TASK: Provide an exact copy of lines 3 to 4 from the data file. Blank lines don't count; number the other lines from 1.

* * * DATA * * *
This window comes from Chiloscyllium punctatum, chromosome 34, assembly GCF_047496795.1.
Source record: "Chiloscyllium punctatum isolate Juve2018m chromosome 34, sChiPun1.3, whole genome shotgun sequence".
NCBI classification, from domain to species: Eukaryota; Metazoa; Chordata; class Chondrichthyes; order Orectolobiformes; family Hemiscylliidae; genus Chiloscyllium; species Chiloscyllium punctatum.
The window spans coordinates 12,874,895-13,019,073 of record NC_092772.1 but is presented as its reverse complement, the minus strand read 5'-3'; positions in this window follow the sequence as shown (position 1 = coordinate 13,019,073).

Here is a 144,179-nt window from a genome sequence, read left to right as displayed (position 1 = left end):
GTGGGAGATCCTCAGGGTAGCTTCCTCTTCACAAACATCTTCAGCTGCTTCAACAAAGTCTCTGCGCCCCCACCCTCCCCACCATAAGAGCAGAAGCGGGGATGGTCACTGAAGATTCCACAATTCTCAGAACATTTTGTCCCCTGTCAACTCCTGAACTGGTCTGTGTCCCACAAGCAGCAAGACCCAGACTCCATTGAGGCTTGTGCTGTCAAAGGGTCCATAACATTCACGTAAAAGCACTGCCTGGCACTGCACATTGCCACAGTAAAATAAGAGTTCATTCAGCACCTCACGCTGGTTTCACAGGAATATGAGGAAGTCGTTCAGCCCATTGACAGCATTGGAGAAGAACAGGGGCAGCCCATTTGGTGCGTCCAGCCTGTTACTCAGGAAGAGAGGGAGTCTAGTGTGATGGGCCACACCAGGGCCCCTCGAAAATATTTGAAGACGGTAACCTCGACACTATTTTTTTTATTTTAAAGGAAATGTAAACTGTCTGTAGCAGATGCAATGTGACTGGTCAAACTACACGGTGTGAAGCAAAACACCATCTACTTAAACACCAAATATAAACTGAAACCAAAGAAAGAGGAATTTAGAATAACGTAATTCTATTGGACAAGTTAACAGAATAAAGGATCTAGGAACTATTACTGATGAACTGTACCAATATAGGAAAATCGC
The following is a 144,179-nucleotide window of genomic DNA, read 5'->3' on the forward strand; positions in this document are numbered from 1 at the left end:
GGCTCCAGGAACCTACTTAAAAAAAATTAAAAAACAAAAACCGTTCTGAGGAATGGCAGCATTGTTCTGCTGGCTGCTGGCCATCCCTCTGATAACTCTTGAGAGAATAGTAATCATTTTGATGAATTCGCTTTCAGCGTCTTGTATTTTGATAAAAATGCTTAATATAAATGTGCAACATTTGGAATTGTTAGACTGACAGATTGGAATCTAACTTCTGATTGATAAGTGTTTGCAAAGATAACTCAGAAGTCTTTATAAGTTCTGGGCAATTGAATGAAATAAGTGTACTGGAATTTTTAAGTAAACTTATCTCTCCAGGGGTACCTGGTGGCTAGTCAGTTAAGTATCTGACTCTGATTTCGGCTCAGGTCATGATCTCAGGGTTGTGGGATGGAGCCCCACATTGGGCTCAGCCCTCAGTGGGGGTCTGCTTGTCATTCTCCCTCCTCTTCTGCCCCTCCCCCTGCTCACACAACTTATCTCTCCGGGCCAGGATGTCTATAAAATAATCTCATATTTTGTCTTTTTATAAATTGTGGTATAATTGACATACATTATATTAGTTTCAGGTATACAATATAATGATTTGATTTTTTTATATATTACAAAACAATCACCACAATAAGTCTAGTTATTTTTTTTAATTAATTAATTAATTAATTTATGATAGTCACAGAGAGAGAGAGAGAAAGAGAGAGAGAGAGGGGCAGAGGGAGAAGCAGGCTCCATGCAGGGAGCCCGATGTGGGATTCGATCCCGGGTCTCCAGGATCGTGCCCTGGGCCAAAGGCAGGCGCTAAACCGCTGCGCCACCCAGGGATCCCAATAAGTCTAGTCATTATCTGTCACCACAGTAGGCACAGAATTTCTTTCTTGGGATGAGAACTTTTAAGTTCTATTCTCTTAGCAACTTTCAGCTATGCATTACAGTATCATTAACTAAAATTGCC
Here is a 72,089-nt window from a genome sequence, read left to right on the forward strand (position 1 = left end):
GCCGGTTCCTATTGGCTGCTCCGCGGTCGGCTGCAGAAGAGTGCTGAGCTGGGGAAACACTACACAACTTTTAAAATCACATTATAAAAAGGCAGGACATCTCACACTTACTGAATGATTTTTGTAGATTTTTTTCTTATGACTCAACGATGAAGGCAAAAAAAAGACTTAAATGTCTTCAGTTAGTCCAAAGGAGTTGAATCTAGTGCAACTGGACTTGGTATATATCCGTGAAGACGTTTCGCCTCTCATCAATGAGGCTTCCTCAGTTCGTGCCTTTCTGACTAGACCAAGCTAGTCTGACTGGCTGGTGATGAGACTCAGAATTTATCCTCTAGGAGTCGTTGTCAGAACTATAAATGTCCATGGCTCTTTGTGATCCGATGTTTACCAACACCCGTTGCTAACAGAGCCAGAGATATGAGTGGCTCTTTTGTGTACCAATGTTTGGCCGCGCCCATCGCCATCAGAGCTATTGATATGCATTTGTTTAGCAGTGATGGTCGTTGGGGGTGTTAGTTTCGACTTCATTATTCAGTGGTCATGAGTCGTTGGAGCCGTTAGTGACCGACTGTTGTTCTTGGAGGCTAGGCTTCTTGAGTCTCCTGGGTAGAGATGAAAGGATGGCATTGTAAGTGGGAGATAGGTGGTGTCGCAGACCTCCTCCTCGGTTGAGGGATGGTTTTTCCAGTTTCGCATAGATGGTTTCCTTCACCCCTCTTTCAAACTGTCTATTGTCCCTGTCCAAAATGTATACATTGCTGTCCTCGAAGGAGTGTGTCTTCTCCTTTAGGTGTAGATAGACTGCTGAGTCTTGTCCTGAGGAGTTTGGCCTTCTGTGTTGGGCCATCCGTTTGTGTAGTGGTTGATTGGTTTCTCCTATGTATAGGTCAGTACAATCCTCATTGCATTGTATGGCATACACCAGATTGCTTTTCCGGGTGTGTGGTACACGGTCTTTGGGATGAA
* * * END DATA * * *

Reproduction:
NCBI classification, from domain to species: Eukaryota; Metazoa; Chordata; class Chondrichthyes; order Orectolobiformes; family Hemiscylliidae; genus Chiloscyllium; species Chiloscyllium punctatum.
The window spans coordinates 12,874,895-13,019,073 of record NC_092772.1 but is presented as its reverse complement, the minus strand read 5'-3'; positions in this window follow the sequence as shown (position 1 = coordinate 13,019,073).